Thousands of Chinese and foreign tourists flocked to Beijing’s Tiananmen Square on Saturday, the anniversary of the deadly 1989 crackdown on mass pro-democracy protests, amid a noticeable massive police presence.
The sensitive anniversary of the brutal June 4 army action in the heart of Beijing comes as the Chinese government wages its toughest clampdown on dissent in years, rounding up dozens of lawyers, writers and artists in recent months.
Visitors clutching cameras and umbrellas poured through security checkpoints into the giant square but many shied away from answering questions about the date or denied any knowledge of the events that took place 22 years ago.
Hundreds, perhaps thousands, are believed to have died when the government sent in tanks and soldiers to clear the square on the night of June 3-4, 1989. An official verdict after the protests called them a counter-revolutionary rebellion although the wording has since been softened.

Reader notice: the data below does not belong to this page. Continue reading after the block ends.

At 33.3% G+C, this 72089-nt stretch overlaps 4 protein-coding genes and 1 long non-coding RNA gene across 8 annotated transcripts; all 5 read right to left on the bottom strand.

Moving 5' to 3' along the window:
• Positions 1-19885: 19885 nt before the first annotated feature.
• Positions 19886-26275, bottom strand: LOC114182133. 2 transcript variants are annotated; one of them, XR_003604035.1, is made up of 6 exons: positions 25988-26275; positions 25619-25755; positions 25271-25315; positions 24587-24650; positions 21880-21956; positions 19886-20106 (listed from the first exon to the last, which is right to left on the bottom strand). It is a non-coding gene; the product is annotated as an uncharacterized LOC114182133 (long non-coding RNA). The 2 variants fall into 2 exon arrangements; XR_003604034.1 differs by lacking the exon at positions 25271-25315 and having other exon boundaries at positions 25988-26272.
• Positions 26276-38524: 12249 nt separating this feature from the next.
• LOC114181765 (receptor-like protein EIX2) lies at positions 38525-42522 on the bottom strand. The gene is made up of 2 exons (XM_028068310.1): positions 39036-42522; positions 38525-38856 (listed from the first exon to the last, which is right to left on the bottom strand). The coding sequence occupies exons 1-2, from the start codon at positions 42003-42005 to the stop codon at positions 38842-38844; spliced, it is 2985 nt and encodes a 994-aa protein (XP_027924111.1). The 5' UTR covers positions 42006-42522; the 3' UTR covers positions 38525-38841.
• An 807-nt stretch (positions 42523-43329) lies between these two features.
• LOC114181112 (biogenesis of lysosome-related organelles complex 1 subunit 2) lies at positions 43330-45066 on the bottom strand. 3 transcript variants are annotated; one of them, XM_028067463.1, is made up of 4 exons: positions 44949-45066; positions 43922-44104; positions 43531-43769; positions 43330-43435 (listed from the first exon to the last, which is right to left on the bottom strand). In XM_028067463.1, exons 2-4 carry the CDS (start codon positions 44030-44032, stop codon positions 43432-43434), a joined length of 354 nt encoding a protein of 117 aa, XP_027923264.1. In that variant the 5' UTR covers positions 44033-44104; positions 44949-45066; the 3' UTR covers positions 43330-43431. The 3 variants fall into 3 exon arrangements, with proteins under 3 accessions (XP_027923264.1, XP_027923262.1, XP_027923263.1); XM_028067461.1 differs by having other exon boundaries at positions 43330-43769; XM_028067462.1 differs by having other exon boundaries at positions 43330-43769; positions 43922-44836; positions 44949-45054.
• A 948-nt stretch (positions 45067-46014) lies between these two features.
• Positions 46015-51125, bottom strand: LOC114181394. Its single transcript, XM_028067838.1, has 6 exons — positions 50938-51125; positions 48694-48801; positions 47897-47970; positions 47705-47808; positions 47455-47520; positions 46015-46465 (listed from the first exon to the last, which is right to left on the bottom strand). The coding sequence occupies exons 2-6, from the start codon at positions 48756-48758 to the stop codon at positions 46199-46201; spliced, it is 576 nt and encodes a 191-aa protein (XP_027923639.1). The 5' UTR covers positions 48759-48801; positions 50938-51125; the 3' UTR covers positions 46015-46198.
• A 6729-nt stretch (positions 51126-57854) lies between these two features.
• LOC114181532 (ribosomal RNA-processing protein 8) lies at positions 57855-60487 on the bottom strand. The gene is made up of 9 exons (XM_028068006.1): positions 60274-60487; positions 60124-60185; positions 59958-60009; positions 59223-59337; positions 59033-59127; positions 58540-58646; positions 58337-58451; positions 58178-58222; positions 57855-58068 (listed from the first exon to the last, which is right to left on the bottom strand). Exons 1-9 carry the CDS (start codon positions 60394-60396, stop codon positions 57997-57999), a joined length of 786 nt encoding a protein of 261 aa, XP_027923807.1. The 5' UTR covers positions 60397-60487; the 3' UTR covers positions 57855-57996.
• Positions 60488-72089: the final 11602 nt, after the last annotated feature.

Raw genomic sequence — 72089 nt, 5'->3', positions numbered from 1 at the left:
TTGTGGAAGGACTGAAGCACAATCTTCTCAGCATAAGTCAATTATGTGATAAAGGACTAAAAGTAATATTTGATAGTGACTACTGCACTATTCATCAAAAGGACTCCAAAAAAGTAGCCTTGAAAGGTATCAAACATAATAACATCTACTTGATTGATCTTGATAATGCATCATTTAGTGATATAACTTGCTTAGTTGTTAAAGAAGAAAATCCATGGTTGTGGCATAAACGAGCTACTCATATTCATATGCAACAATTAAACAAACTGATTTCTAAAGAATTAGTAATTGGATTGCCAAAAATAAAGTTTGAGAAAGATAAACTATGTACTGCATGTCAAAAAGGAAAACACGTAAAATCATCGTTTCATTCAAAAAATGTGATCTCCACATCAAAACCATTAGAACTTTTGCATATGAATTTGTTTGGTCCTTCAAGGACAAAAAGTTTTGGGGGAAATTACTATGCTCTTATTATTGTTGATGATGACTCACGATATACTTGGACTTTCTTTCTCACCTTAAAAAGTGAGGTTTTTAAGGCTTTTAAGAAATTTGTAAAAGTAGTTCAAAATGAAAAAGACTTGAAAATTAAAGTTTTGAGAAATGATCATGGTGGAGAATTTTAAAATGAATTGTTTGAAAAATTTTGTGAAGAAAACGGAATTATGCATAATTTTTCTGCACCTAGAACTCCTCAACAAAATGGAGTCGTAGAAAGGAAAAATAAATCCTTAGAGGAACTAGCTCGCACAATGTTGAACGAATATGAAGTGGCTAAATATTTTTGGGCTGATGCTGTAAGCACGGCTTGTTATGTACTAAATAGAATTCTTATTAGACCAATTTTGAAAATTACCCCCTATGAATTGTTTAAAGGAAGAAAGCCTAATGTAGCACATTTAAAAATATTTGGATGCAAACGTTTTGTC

Meanwhile hundreds of thousands of people took part in vigils in Taiwan and Hong Kong on Saturday to mark the 22nd anniversary of Tiananmen Square.
More than 150,000 pro-democracy demonstrators held a candlelit vigil in Hong Kong on Saturday. Activists laid a wreath at a makeshift memorial and bowed three times as is customary in Chinese mourning tradition. The crowds watched video messages from Wang Dan, one of the 1989 movement's leading voices, and Ding Zilin, of the Tiananmen Mothers activist group that represents people who say they lost relatives in and around Tiananmen Square in 1989.
Hundreds of people attended the rally and vigil at Liberty Square in Taiwan's capital, where they watched musical performances, held up signs and listened to speeches.